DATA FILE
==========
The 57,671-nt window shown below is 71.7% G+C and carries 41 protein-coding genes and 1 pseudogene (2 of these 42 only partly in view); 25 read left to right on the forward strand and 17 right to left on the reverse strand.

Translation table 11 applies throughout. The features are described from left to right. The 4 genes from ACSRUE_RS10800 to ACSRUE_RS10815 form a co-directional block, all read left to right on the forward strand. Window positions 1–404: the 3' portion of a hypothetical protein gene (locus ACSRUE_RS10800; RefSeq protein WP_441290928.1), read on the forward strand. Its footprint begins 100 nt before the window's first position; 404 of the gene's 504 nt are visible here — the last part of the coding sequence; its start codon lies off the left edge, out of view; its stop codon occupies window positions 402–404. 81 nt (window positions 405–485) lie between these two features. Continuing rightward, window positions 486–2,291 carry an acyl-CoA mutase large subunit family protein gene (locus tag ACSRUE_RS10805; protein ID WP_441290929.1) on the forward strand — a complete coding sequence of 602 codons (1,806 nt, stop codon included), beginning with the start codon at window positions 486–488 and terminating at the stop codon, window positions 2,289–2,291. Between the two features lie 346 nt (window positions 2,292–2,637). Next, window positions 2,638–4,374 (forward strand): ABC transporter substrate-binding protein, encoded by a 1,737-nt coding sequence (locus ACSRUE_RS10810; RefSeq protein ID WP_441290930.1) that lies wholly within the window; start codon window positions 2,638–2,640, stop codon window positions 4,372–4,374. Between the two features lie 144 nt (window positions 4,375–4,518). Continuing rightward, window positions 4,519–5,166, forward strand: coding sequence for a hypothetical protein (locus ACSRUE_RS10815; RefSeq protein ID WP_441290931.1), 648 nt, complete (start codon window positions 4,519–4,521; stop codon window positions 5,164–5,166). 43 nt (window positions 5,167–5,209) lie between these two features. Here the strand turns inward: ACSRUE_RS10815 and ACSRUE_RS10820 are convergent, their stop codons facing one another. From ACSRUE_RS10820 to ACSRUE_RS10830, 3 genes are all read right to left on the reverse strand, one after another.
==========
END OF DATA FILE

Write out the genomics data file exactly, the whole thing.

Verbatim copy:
The 57,671-nt window shown below is 71.7% G+C and carries 41 protein-coding genes and 1 pseudogene (2 of these 42 only partly in view); 25 read left to right on the forward strand and 17 right to left on the reverse strand.

Translation table 11 applies throughout. The features are described from left to right. The 4 genes from ACSRUE_RS10800 to ACSRUE_RS10815 form a co-directional block, all read left to right on the forward strand. Window positions 1–404: the 3' portion of a hypothetical protein gene (locus ACSRUE_RS10800; RefSeq protein WP_441290928.1), read on the forward strand. Its footprint begins 100 nt before the window's first position; 404 of the gene's 504 nt are visible here — the last part of the coding sequence; its start codon lies off the left edge, out of view; its stop codon occupies window positions 402–404. 81 nt (window positions 405–485) lie between these two features. Continuing rightward, window positions 486–2,291 carry an acyl-CoA mutase large subunit family protein gene (locus tag ACSRUE_RS10805; protein ID WP_441290929.1) on the forward strand — a complete coding sequence of 602 codons (1,806 nt, stop codon included), beginning with the start codon at window positions 486–488 and terminating at the stop codon, window positions 2,289–2,291. Between the two features lie 346 nt (window positions 2,292–2,637). Next, window positions 2,638–4,374 (forward strand): ABC transporter substrate-binding protein, encoded by a 1,737-nt coding sequence (locus ACSRUE_RS10810; RefSeq protein ID WP_441290930.1) that lies wholly within the window; start codon window positions 2,638–2,640, stop codon window positions 4,372–4,374. Between the two features lie 144 nt (window positions 4,375–4,518). Continuing rightward, window positions 4,519–5,166, forward strand: coding sequence for a hypothetical protein (locus ACSRUE_RS10815; RefSeq protein ID WP_441290931.1), 648 nt, complete (start codon window positions 4,519–4,521; stop codon window positions 5,164–5,166). 43 nt (window positions 5,167–5,209) lie between these two features. Here the strand turns inward: ACSRUE_RS10815 and ACSRUE_RS10820 are convergent, their stop codons facing one another. From ACSRUE_RS10820 to ACSRUE_RS10830, 3 genes are all read right to left on the reverse strand, one after another.